Or so the headlines told us, just in case we failed to notice downed trees and mud-slick roads we slithered and bumped down with everything and not quite the kitchen sink that should have been packed and wasn't... Freer chaos reigns. Oh and the wet stuff. I see they're now forecasting the possibility of snow (yes, I'll post some to Adelaide if you like - it's like dandruff but colder). Anyway, that terrible phase of the move is over. So far saying goodbye to our beasties was the worst part, but teary farewells from 'nThombifuthi (we have found her a new job, with someone she likes, but still...) and Mfanjane (who has a disability pension, but used to come and earn a bit extra once a week), and the forlorn faces of our now ex-neighbour's workers (whose kids we took to school, gave lifts into town, brought 80kg sacks of maize-meal for and and occasionally provided first aid to, and greeted and chatted to), and "you did so much for us" - as one of the dairy guys told B yesterday. True enough I think. We tried to fit in, and make ourselves part of the community, not just a separate caste. It seemed to work (ex-neighbour on the other hand is I gather is having 'labour' troubles. What a surprise - there is little love lost there. Perhaps he should wise up to living in 2009, and not 1809 - his latest petty act of improving staff morale was to lock a gate leading to their cottages - meaning everything (eg, their 80kg of maize-meal, and a fair amount of furniture we didn't pack) has to be carried half a kilometer. It won't stop the people carrying the same things in. Or improve his security an iota. But it'll show them he's the boss. Yes, that'll help. Not.) Ah well, I am glad to leave that kind of idiocy behind, because I only see one long term end for it and it will do no one any good.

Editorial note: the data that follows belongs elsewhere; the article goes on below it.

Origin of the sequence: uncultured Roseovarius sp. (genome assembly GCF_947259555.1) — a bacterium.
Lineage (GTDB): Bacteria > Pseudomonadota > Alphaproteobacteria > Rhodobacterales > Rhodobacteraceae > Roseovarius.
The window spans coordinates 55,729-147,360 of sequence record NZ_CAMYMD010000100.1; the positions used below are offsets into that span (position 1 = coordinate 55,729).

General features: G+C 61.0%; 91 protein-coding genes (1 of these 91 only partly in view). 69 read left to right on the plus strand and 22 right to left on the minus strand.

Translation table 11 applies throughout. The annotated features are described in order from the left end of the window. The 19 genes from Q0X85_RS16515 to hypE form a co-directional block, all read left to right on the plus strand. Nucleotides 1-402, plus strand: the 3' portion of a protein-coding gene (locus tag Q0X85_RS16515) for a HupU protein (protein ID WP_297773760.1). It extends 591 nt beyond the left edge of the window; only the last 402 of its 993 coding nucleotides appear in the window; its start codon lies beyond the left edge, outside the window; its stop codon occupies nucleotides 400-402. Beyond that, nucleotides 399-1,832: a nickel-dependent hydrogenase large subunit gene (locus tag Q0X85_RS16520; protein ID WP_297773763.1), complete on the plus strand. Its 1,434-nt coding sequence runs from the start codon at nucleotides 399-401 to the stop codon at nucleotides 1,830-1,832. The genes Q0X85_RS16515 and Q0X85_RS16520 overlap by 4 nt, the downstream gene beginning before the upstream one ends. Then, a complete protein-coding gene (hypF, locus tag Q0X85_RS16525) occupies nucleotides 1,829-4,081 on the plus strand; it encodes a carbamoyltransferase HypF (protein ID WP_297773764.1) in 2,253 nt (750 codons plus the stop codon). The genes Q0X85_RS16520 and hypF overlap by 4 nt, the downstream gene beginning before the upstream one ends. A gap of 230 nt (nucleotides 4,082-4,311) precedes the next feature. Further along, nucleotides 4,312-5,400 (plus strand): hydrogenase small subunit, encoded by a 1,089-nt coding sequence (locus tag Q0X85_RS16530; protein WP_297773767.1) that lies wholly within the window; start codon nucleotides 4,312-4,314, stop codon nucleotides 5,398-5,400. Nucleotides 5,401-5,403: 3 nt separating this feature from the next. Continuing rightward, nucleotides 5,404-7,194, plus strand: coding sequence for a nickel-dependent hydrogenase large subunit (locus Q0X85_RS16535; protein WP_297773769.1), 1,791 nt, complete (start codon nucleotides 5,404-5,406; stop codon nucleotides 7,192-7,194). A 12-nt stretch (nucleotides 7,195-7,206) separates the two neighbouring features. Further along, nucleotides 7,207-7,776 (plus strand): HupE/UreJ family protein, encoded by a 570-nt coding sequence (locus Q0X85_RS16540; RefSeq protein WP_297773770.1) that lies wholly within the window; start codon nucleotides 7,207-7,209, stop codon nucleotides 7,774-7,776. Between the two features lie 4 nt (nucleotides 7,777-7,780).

The packing up was something of a disaster -partly because we were less organised than we needed to be, and partly because the rain and the packers and estimators and mis-information added a whole new layer of chaos... like we arrived here with 4 loads of wet washing - all of which should have been packed. And wine racks (the plastic -no wood-bugs kind we had in among the others we had to leave) and other things which didn't need to go that did... before we turned around. Oh well, 'tis done. Unpacking may be a bit like archeology ;-) (besides the rock part)
Anyway, we've arrived in Durban, with my sister for a few days, I'll get some writing done, and we'll finalise a few more things. Her little sausage dogs are somewhere between cats and dogs, and remind me how much I miss my dogs and cats. I hope the big black nose can keep the faith.
I miss them.